Valiant became a phenomenon, selling nearly two million copies of premiere issues, and climbing to the third largest comics publisher in the U.S. behind the long-time industry leaders Marvel and DC. This success was due to in part to their innovative marketing, which took full advantage of the peaking of the 1990s speculator boom in comics by boosting sales with gimmicks like giveaways and multiple variant and chromium covers.


BWS was offered the presidency of Valiant in 1992, after publisher Steve Massarsky and senior vice president Bob Layton fired company founder and editor in chief Jim Shooter, an action which Windsor-Smith did not endorse. Says BWS, “They needed me as a figurehead just as much as a creator.”

When Massarsky planned to adapt Marvel's onerous work made-for-hire terms to Valiant contracts, Windsor-Smith made it plain that he would never support such pillaging of creators’ rights. “If I took their offer of an executive position, I would’ve been in constant conflict with Massarsky. I would never let an artist sign away his rights forever. I needed my integrity more than their money.” Lacking the conspicuous cynicism of Valiant’s executives, Windsor-Smith grew increasingly disillusioned. “When I saw Massarsky courting Joe Quesada, it seemed like [Joe] was to take my place. Then I’d’ve been fired with no parachute and no severance package.” Massarsky and Layton had shown little compunction in removing Jim Shooter to suit their purposes. Windsor-Smith believed that he could be treated the same way when, inevitably, his unyielding conscience clashed with Valiant’s business tactics.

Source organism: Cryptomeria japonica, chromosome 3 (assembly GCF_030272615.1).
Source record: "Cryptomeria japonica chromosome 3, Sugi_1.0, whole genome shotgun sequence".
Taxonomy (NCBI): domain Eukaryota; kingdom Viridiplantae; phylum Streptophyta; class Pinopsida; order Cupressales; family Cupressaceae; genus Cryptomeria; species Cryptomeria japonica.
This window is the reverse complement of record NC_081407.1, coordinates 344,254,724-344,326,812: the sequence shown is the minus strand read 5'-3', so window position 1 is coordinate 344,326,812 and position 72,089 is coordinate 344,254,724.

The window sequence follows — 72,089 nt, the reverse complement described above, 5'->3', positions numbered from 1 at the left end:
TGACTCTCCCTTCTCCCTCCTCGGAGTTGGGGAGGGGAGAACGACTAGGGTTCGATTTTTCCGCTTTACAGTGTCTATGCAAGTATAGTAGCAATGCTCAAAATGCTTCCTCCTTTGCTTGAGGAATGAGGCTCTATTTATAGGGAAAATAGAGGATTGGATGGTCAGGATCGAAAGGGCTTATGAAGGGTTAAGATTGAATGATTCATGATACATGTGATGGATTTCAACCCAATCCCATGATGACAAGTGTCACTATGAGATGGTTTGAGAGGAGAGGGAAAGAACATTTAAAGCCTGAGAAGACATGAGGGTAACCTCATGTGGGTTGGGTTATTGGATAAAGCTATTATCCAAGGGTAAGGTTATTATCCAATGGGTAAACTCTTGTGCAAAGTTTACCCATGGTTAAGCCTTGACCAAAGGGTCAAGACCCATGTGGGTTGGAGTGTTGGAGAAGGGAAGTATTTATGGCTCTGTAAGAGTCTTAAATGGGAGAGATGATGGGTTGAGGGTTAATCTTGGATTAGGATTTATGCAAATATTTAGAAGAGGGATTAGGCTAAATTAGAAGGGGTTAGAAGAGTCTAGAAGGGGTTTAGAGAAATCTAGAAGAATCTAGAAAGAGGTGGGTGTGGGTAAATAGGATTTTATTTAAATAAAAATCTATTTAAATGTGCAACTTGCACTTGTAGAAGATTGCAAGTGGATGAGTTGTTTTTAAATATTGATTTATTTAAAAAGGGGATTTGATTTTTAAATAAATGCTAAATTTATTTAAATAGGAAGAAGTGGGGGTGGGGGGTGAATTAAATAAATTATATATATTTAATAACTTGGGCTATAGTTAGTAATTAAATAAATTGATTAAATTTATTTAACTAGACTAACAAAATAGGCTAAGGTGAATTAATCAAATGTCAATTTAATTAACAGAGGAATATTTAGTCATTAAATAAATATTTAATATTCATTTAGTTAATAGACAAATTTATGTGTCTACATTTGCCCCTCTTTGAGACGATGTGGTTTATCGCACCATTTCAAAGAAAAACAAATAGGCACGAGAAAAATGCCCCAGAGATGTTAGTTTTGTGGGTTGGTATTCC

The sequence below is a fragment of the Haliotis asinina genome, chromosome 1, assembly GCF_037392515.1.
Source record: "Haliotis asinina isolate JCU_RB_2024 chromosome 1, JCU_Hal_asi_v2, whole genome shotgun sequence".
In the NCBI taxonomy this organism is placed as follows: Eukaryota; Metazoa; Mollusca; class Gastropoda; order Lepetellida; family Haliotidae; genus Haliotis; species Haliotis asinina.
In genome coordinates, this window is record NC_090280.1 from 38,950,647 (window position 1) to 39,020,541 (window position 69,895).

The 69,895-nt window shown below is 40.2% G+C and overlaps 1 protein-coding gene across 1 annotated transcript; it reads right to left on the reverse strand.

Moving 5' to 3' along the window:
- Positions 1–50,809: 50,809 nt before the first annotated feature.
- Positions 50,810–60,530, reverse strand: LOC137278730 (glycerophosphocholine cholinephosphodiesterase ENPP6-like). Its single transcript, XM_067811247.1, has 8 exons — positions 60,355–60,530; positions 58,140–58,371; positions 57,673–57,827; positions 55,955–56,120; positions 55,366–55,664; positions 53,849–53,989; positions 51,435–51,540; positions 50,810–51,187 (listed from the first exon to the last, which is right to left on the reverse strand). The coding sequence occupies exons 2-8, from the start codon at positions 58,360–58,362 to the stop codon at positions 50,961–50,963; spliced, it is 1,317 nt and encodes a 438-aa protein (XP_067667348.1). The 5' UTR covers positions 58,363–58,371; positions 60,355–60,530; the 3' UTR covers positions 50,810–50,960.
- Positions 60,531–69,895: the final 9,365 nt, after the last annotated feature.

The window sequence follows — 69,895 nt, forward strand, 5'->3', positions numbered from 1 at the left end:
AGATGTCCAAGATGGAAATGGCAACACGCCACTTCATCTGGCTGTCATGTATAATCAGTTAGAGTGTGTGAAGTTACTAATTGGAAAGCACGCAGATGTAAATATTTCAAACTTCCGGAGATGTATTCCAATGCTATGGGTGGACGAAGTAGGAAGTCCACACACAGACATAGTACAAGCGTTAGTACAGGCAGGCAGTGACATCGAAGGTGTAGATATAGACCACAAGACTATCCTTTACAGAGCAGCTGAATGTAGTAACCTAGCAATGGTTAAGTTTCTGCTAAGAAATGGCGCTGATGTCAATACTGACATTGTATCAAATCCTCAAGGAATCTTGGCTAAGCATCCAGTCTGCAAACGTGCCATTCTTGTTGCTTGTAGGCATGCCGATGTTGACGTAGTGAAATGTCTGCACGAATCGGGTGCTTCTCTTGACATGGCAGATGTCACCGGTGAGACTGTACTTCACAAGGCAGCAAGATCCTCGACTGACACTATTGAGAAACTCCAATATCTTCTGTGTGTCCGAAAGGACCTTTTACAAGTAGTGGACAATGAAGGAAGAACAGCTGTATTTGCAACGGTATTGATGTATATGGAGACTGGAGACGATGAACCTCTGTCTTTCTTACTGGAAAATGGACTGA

In 1993, Barry Windsor-Smith abruptly walked away from Valiant. Shortly afterward, his much admired series Archer & Armstrong was the first Valiant title to lose its following. Without BWS sales plummeted and the book was canceled. Just prior to the collapse of the speculator boom, when all comics sales were beginning to decline, the company was profitably sold to Acclaim Entertainment, who neglected the publication of comics in favor of exploiting the characters for video games.


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Above: Page 10 of Archer & Armstrong #5 (1992)